Calgary: Leap Into The Canadian Rockies -

The Canadian Rockies are famed for extraordinary rugged beauty. Their peaks - the tallest in Canada and sprawling between Alberta and eastern British Columbia - pile up voluminous snows each winter. Northern latitudes, elevation, and a blend of Pacific and arctic storms permit some resorts to open early in November and close in late May.

Calgary sits on the prairie just east of the Rockies, where it is home to its own in-town ski hill. Canada Olympic Park - a legacy from the Calgary 1988 Olympic Games - attracts local kids who find themselves popping out of the superpipe next to World Cup contenders training for the upcoming Olympics.

A skier races down a freshly groomed slope at Nakiska

Drive beyond the outskirts of Calgary, and 12 resorts sprawl across the Rocky Mountains within a four-hour road trip or less.

The closest ski hill - Nakiska—sits only one hour from the city in Kananaskis Country. It, too, was built for the 1988 Olympics, and recent upgrades to both the slopes and lodges maintain it as an official national training facility with wide buffed out groomers, with the longest stretching two miles.

The town of Banff, at a 90-minute drive from Calgary in Banff National Park, is the hub for three resorts. You can get tri-resort lift tickets to ski all three and hop shuttles connecting them.

Mt. Norquay, the closest ski hill on the edge of town, is the smallest, but its slopes still pack a punch with long, steep mogul fields. Four lifts climb up a lee-side ridge, which shelters skiers from extreme weather. Family friendly terrain surrounds the lodge.

A skier enjoys the powder at Sunshine Village, Alberta

Access the Sunshine Village via gondola to its base area, the highest of the three where deep snows keep lifts running until late May. Sunshine gained renown for steeps with Delirium Dive and Wild West freeride zones - terrain spilling with unmarked cliffs and open only to experts with avalanche beacons, shovels, and a buddy. Reach more moderate slopes on several lifts around the Continental Divide.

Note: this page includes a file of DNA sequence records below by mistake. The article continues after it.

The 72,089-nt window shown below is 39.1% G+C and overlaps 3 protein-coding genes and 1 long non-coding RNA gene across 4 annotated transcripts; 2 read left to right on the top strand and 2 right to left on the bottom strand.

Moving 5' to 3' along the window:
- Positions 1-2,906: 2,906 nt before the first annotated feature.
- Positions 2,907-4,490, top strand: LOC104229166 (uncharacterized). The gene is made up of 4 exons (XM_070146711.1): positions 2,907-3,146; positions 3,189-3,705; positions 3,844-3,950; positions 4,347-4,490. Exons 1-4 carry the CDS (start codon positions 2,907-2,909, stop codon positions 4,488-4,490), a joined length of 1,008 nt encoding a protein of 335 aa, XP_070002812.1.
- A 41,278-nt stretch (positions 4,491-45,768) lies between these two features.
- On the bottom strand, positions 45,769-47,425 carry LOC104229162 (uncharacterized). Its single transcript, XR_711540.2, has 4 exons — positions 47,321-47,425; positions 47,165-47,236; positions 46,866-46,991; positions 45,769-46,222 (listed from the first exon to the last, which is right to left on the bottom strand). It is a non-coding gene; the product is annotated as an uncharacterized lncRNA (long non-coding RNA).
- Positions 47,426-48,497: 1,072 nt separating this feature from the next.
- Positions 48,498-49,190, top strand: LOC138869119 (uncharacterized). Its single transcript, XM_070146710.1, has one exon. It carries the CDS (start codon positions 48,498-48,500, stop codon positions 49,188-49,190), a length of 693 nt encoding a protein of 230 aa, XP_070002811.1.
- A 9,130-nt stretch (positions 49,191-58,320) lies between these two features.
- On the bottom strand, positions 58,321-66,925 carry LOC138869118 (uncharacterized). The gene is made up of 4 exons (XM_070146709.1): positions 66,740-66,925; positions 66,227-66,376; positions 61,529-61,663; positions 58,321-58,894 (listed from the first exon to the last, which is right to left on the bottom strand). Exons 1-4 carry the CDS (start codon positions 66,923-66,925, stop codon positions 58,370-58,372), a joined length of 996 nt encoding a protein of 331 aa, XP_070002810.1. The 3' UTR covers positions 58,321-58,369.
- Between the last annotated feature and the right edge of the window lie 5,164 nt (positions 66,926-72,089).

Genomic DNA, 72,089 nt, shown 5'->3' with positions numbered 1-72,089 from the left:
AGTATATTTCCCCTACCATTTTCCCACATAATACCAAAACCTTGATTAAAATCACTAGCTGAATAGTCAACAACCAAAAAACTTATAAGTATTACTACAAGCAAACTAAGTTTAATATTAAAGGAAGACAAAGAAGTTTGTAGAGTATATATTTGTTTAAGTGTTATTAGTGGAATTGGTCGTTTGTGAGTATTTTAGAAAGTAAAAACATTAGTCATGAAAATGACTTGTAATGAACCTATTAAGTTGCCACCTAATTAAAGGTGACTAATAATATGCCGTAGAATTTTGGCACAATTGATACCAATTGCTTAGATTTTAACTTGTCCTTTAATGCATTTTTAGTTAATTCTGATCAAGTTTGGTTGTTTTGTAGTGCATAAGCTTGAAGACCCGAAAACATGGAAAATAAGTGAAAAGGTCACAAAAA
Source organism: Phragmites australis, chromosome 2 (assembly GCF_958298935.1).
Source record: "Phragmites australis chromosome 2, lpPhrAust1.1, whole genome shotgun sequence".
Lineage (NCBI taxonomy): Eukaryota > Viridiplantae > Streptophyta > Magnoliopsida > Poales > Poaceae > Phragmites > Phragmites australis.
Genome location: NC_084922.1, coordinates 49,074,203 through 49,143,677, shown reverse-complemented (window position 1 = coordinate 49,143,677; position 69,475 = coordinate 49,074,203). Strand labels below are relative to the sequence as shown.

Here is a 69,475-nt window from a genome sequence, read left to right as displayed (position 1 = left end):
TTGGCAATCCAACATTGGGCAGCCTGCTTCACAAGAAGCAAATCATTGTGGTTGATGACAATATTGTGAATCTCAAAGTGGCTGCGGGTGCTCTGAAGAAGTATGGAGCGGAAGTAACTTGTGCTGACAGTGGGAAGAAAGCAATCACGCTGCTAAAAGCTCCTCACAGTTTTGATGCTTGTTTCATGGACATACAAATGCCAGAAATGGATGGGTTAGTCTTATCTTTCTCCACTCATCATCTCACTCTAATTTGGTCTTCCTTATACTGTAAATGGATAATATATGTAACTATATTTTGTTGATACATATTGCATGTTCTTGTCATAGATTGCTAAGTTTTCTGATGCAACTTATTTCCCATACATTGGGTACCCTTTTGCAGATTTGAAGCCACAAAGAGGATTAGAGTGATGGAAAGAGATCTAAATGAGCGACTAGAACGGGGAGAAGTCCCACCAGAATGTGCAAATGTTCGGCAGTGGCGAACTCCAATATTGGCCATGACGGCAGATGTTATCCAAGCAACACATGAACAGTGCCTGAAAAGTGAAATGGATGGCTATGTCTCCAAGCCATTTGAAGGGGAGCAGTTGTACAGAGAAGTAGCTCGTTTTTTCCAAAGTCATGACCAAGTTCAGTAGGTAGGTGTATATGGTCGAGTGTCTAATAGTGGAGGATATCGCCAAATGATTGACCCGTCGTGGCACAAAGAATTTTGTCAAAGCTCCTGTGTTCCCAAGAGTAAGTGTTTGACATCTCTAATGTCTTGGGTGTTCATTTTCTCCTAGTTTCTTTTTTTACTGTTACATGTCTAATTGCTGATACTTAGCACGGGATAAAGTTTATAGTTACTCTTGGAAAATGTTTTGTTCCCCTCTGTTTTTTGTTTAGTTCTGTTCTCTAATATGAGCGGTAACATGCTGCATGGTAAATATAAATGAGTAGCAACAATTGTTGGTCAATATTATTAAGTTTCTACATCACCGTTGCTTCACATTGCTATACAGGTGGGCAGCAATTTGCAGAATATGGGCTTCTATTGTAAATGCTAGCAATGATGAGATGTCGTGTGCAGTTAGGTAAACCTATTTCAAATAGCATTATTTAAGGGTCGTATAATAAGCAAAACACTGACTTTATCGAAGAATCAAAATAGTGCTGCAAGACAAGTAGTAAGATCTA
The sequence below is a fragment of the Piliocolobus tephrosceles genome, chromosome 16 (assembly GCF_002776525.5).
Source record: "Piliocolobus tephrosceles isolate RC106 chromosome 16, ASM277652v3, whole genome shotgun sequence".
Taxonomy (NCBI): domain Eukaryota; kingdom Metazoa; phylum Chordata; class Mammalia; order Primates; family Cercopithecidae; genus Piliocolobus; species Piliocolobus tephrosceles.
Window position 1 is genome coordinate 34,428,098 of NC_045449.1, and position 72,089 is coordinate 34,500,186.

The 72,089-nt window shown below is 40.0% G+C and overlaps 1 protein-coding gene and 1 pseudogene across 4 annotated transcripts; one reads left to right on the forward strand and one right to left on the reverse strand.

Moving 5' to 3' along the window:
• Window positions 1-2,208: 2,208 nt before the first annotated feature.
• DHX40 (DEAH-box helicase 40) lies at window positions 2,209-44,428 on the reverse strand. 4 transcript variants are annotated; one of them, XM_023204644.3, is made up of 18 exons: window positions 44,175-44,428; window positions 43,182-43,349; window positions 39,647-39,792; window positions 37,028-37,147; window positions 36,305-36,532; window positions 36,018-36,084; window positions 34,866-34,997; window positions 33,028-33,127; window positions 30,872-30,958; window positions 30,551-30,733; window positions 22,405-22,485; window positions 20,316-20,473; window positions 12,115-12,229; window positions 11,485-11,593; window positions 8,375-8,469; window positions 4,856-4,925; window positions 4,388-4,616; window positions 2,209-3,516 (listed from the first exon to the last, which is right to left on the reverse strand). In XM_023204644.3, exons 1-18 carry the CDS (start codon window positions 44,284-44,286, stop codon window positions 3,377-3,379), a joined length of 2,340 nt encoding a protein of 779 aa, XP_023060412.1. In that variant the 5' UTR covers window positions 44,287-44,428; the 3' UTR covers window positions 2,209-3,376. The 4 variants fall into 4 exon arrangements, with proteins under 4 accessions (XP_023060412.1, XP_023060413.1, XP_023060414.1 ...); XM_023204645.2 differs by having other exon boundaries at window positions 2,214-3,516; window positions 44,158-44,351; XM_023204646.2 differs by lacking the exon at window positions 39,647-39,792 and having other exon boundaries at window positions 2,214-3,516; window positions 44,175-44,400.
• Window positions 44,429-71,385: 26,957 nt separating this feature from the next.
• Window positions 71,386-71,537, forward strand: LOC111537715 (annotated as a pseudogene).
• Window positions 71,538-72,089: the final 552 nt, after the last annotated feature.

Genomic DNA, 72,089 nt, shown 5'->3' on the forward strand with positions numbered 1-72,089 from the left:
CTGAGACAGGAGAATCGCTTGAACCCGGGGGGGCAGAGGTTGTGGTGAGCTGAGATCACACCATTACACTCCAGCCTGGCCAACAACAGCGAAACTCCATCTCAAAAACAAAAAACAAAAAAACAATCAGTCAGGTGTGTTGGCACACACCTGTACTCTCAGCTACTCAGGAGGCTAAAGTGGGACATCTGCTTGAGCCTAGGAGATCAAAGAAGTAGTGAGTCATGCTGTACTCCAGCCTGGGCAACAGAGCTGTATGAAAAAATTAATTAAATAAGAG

Drive 45 minutes north of Banff to reach Lake Louise. Its 4,200 acres ranks its among some of the largest resorts in North America. Steeps, groomers, moguls, and bowls descend from its lifts, along with at least one green run from the top of every lift allowing family members of varied abilities to ski together.

Find three other resorts a short 2.5-hour drive from Calgary. Castle Mountain added new lifts up Mt. Haig for novices and intermediates two winters ago, but its extreme terrain requires a three-hour hike or less to reach pitches that plummet down 50-degree slopes. Fernie Alpine Resort collects reams of snow in its five giant bowls as attested to by the resort's avalanche program - one of North America's biggest. Kicking Horse, which claims a big vertical at 4,133 feet with 70 in-bounds chutes, caters to advanced and expert skiers with 60 percent of its runs never seeing the tracks of a grooming machine.

Revelstoke backcountry

You can also get to five more resorts in less than four hours from Calgary. Driving to Marmot Basin in Jasper National Park adds a bonus of touring the Icefields Parkway as it cuts through some of the Canadian Rockies' most impressive scenery. The ski hill looms above the Jasper town site, with 3,000 vertical feet of slopes to ski and lifts that rarely see waiting lines.

The Purcell Mountains are home to two resorts. Panorama Mountain Village, near Invermere, built its reputation on big vertical of 4,000 feet, plus added the backcountry-style Taynton Bowl and the new Showoff terrain park. Kimberley, in a Bavarian-style town just to the south, draws families to its sunnier, drier slopes.

The Selkirk Mountains harbor two more ski areas. Whitewater, a smaller resort in Nelson with two lifts, claims fame with piles of snow, an average of 45 feet falling each year into big powder bowls. But Revelstoke sees up to 60 feet snowfall. Its $1 billion development - which includes lift-, cat-, and heli-skiing right from the resort - has already landed it in the record books for North America's longest lift-served descent of 5,620 feet vertical.

Calgary is the springboard into the Canadian Rockies, where you'll find ski slopes and dramatic beauty all rolled into one trip.

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Last Updated: 12/18
23 % 31 % 8 % 38 % 5/13
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15 % 40 % 35 % 10 % 9/78
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20 % 36 % 28 % 16 % 31/36
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16 % 70 % 0 % 14 % 40/71
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20 % 55 % 20 % 5 % 76/107

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